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Through the Trough of Disillusionment
Barriers to the adoption of radio frequency identification technologies are disappearing.
• Gain your competitive advantage.
Eliminating friction points between customers and retailers, and keeping customers happy and sales up: that's exactly why retailers should turn to RFID. With everything from inventory tracking to smart mirrors, RFID enables unique solutions to everyday retail problems. It's clear that the business benefits of RFID are plentiful. It can streamline highly manual and labor-intensive processes in warehouses and in-store for picking, packing and receiving by retailers, achieving 99.95 percent inventory accuracy. Retailers enjoy decreased stock-outs, increased sales, real-time accurate visibility and a better customer experience.
RFID awareness and education, however, are still needed to inform retailers about different ways to adopt the technology. Some retailers, for example, have recognized how partial technology implementations (tags and handheld readers without mounting antennas and readers) can bring the majority of valuable benefits to stores. Retailers did encounter many problems: missing tags, tag-reading errors, high implementation costs, constrained flexibility and scalability of RFID solutions, budget overruns, and supplier cooperation, among others. Many of these issues have been resolved. There is now no good reason not to adopt RFID.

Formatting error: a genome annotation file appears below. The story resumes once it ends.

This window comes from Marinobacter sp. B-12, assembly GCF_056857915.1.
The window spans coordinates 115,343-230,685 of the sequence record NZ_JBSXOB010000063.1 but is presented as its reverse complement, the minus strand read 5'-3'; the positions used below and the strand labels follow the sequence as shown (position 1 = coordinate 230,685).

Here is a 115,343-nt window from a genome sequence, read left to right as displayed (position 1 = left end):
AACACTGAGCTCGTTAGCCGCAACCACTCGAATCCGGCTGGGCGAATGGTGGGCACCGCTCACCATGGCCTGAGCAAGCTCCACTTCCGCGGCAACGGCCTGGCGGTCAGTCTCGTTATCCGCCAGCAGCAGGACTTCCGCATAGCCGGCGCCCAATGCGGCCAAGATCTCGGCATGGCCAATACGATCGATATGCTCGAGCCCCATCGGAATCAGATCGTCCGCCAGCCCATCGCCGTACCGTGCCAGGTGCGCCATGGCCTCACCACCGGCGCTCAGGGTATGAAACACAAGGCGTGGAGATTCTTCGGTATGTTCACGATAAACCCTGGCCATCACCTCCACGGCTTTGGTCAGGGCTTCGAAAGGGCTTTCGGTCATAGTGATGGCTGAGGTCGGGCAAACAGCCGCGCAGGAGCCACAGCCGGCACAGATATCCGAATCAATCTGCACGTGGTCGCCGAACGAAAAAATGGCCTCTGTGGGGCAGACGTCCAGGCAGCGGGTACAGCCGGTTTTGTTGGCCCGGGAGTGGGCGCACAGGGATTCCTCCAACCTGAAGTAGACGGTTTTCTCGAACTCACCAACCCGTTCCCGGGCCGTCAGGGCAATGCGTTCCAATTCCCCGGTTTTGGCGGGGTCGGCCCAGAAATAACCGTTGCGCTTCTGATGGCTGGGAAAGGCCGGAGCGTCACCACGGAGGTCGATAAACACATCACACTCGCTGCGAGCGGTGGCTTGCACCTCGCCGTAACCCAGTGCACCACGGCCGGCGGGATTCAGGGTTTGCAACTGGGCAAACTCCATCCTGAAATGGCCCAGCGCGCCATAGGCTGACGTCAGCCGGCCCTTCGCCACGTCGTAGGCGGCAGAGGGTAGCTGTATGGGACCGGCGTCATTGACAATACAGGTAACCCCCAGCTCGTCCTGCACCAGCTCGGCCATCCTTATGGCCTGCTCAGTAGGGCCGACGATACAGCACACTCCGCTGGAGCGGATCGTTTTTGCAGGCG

Dr. Narges Kasiri is an associate professor of management and a Fulbright Scholar at Ithaca College, in New York. She has been conducting research on RFID in retail for more than 10 years and has published and presented her work at national and international conferences. Her research interests are RFID adoption and post-adoption in retail, cost-benefit analysis of RFID, and the Internet of Things (IoT). Dr. Kasiri holds a Ph.D. degree in management science and information systems from Oklahoma State University.
Dr. Gerd Wolfram is the founder and CEO of IoT Innovation & Consult. He has more than 30 years of experience in IT in an international retail company and is currently working in IoT technology and RFID areas. He is a long-lasting member of national and international committees of GS1 to standardize retail logistics and supply chain processes, a board member of the Business Committee of Standards, and a board member of the EPCglobal Board of Governors (for the standardization of RFID and EPC technologies and applications). He holds a Ph.D. degree from the University of Cologne and is a lecturer of IUBH Bad Honnef on IT architecture and new technologies. To learn more about Dr. Wolfram's activities, visit his company's website.
Dr. G. Scott Erickson is a professor and chair of marketing in Ithaca College's School of Business. He holds a Ph.D. degree from Lehigh University and has been published widely on big data, knowledge management and competitive intelligence. His most recent book, New Methods in Marketing Research and Analysis, was published by Edward Elgar in late 2017, and was written while he was serving as a Fulbright-National Science Foundation Arctic Scholar in Akureyri, Iceland.
The authors would like to thank the Fulbright Foundation for partially funding this research.
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